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Dynamic Retail Price and Investment Competition


  • Kyle Bagwell


We develop a simple model of retail competition in which retailers select prices and investments in cost reduction. Unable to observe firms' current prices prior to costly search, consumers monitor firms' historic pricing behavior. An equilibrium is constructed in which several identical firms enter and then engage in a phase of vigorous price competition, corresponding to a battle for low-price reputations. This phase is concluded with a "shakeout," as a low-price, low-cost firm comes to dominate the market while other firms lose market share. A central feature of the equilibrium is that low prices are complementary to large investments in cost reduction. Even though the dominant firm's price rises through time, and initially may be below marginal cost, we argue that an interpretation of predatory pricing may be appropriate, since the dominant firm is also the most-efficient (lowest-cost) firm in the market.

Suggested Citation

  • Kyle Bagwell, 1993. "Dynamic Retail Price and Investment Competition," Discussion Papers 1115, Northwestern University, Center for Mathematical Studies in Economics and Management Science.
  • Handle: RePEc:nwu:cmsems:1115

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    References listed on IDEAS

    1. Kreps, David M & Wilson, Robert, 1982. "Sequential Equilibria," Econometrica, Econometric Society, vol. 50(4), pages 863-894, July.
    2. Varian, Hal R, 1980. "A Model of Sales," American Economic Review, American Economic Association, vol. 70(4), pages 651-659, September.
    3. Kyle Bagwell & Garey Ramey, 1992. "The Diamond Paradox: A Dynamic Resolution," Discussion Papers 1013, Northwestern University, Center for Mathematical Studies in Economics and Management Science.
    4. Bagwell, Kyle, 1992. "A Model of Competitive Limit Pricing," Journal of Economics & Management Strategy, Wiley Blackwell, vol. 1(4), pages 585-606, Winter.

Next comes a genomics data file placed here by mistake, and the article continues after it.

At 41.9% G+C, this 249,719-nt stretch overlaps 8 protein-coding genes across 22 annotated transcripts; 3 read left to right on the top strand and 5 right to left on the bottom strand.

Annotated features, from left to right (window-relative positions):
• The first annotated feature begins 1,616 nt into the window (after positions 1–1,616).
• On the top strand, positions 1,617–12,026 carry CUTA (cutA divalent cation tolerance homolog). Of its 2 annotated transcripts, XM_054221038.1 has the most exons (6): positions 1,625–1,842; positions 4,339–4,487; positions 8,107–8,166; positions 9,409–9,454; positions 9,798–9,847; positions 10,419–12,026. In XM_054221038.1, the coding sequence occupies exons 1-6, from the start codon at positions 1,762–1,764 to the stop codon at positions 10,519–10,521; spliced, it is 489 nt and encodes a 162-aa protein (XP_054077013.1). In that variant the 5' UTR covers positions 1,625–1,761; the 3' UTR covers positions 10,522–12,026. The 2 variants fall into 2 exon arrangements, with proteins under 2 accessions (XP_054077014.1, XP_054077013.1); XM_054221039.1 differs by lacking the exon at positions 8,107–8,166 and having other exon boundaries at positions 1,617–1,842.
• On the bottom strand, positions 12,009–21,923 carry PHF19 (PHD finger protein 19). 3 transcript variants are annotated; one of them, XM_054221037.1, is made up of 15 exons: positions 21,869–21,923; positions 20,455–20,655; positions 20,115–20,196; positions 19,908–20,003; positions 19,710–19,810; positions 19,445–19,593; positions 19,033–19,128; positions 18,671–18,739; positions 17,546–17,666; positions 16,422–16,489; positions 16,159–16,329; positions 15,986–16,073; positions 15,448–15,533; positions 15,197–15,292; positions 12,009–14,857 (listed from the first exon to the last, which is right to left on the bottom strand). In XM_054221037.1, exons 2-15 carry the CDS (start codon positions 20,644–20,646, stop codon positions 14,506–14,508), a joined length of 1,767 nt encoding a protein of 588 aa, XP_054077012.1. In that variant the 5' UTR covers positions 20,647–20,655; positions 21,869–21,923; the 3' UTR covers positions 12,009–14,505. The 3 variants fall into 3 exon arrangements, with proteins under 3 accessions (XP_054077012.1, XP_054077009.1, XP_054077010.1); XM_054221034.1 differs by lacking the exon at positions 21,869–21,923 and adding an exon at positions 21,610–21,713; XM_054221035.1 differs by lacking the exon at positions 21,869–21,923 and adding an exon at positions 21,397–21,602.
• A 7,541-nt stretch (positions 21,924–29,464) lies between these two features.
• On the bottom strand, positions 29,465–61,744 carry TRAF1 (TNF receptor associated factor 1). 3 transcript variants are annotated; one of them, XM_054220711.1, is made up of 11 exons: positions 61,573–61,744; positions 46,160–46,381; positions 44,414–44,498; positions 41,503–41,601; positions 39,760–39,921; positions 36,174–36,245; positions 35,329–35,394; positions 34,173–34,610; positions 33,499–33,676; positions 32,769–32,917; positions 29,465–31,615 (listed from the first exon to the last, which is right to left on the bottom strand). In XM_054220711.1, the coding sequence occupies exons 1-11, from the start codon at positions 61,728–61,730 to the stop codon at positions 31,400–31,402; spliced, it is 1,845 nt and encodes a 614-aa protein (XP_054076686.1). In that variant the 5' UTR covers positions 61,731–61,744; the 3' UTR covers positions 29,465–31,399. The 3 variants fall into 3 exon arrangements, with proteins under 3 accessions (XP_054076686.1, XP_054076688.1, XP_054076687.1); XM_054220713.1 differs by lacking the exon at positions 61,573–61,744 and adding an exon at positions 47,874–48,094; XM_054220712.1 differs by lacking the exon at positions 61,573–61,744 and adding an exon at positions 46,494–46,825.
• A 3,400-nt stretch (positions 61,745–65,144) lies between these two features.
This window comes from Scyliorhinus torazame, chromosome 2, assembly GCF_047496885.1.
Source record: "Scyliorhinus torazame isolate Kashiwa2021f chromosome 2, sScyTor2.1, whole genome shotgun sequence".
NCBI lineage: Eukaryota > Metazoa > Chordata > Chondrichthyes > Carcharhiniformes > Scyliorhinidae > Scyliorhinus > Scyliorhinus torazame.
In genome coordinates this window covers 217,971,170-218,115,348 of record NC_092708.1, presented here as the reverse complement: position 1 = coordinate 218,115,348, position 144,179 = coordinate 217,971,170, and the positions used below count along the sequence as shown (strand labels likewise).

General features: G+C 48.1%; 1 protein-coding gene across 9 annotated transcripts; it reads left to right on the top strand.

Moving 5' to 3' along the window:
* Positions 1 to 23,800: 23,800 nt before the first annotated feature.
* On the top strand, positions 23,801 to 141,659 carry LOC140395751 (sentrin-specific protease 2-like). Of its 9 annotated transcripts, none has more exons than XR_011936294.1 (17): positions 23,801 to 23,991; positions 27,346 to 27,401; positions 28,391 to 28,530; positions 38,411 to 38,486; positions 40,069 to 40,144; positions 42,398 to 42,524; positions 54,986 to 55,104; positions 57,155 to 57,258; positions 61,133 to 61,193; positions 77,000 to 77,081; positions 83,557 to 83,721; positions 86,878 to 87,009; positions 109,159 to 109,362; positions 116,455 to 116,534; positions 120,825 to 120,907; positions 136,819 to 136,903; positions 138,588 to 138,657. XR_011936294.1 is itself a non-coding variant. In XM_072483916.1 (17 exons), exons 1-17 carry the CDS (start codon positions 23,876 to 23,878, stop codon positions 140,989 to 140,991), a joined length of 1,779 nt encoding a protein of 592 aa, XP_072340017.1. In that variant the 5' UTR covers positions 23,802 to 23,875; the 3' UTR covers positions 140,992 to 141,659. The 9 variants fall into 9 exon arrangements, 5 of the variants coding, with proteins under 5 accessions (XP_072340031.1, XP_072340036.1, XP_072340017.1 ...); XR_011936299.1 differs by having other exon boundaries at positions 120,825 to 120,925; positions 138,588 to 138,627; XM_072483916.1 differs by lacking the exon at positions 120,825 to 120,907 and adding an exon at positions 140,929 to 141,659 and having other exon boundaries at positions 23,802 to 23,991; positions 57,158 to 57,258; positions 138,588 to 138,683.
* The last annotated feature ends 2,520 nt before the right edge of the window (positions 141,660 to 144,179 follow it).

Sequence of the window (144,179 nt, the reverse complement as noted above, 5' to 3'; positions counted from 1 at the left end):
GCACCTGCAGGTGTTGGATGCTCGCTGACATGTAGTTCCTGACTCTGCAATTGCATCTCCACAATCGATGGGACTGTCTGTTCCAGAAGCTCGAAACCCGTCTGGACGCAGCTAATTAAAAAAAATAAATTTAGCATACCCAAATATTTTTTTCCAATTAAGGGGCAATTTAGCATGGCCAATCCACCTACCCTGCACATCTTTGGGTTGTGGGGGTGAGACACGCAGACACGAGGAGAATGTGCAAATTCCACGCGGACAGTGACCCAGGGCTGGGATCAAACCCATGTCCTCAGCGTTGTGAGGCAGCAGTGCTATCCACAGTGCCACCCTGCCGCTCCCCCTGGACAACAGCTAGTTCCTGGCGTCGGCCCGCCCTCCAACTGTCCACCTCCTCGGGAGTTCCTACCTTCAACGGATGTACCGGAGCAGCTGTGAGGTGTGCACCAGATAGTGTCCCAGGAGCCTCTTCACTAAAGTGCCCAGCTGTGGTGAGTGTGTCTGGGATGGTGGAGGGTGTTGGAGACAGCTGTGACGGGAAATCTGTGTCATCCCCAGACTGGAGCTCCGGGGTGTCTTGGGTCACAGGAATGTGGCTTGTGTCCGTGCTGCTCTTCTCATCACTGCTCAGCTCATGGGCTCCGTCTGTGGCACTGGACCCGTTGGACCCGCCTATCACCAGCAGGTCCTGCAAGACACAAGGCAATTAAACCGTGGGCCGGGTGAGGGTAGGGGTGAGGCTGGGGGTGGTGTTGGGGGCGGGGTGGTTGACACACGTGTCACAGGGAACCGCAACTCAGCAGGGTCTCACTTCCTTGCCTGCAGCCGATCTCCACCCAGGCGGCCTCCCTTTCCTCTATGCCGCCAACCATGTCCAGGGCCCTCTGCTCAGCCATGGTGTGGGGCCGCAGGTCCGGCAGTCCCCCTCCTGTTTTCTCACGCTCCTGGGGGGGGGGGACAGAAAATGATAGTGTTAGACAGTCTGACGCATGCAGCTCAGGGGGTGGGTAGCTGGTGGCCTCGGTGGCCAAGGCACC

5. Kyle Bagwell, 1987. "Introductory Price as a Signal of Cost in a Model of Repeat Business," Review of Economic Studies, Oxford University Press, vol. 54(3), pages 365-384.
    6. Stone, Kenneth E., 1991. "Competing with the Mass Merchandisers," Staff General Research Papers Archive 11230, Iowa State University, Department of Economics.
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    Cited by:

    1. Bernstein, Fernando & Federgruen, Awi, 2004. "Comparative statics, strategic complements and substitutes in oligopolies," Journal of Mathematical Economics, Elsevier, vol. 40(6), pages 713-746, September.
    2. Dalida Kadyrzhanova & Antonio Falato, 2008. "Optimal CEO Incentives and Industry Dynamics," 2008 Meeting Papers 880, Society for Economic Dynamics.
    3. Emanuele Deligia, 2006. "Innovation And Finance: The Theoretical Links," Economia, Societa', e Istituzioni, Dipartimento di Economia e Finanza, LUISS Guido Carli, vol. 0(1).
    4. Luis M. B. Cabral, 2000. "Dynamic Competition with No Efficiency Effect," Econometric Society World Congress 2000 Contributed Papers 0512, Econometric Society.
    5. Jeffrey R. Campbell & Hugo A. Hopenhayn, 2005. "Market Size Matters," Journal of Industrial Economics, Wiley Blackwell, vol. 53(1), pages 1-25, March.
    6. Susan Athey & Armin Schmutzler, 1999. "Innovation and the Emergence of Market Dominance," Working papers 99-18, Massachusetts Institute of Technology (MIT), Department of Economics.
    7. Cabral, Luis M. B., 2002. "Increasing Dominance with No Efficiency Effect," Journal of Economic Theory, Elsevier, vol. 102(2), pages 471-479, February.
    8. Emek Basker & Shawn Klimek & Pham Hoang Van, 2008. "Supersize It: The Growth of Retail Chains and the Rise of the "Big Box" Retail Format," Working Papers 08-23r, Center for Economic Studies, U.S. Census Bureau, revised Sep 2011.
    9. Emin M. Dinlersoz, 2000. "Firm Organization and Retail Industry Dynamics," Econometric Society World Congress 2000 Contributed Papers 0005, Econometric Society.
    10. Ronald S. Jarmin & Shawn D. Klimek & Javier Miranda, 2009. "The Role of Retail Chains: National, Regional and Industry Results," NBER Chapters,in: Producer Dynamics: New Evidence from Micro Data, pages 237-262 National Bureau of Economic Research, Inc.
    11. Harrington, Joseph Jr. & Chang, Myong-Hun, 2005. "Co-evolution of firms and consumers and the implications for market dominance," Journal of Economic Dynamics and Control, Elsevier, vol. 29(1-2), pages 245-276, January.
    12. Holmes, Thomas J, 2001. "Bar Codes Lead to Frequent Deliveries and Superstores," RAND Journal of Economics, The RAND Corporation, vol. 32(4), pages 708-725, Winter.
    13. Dalida Kadyrzhanova, 2005. "Predatory Governance," Computing in Economics and Finance 2005 421, Society for Computational Economics.

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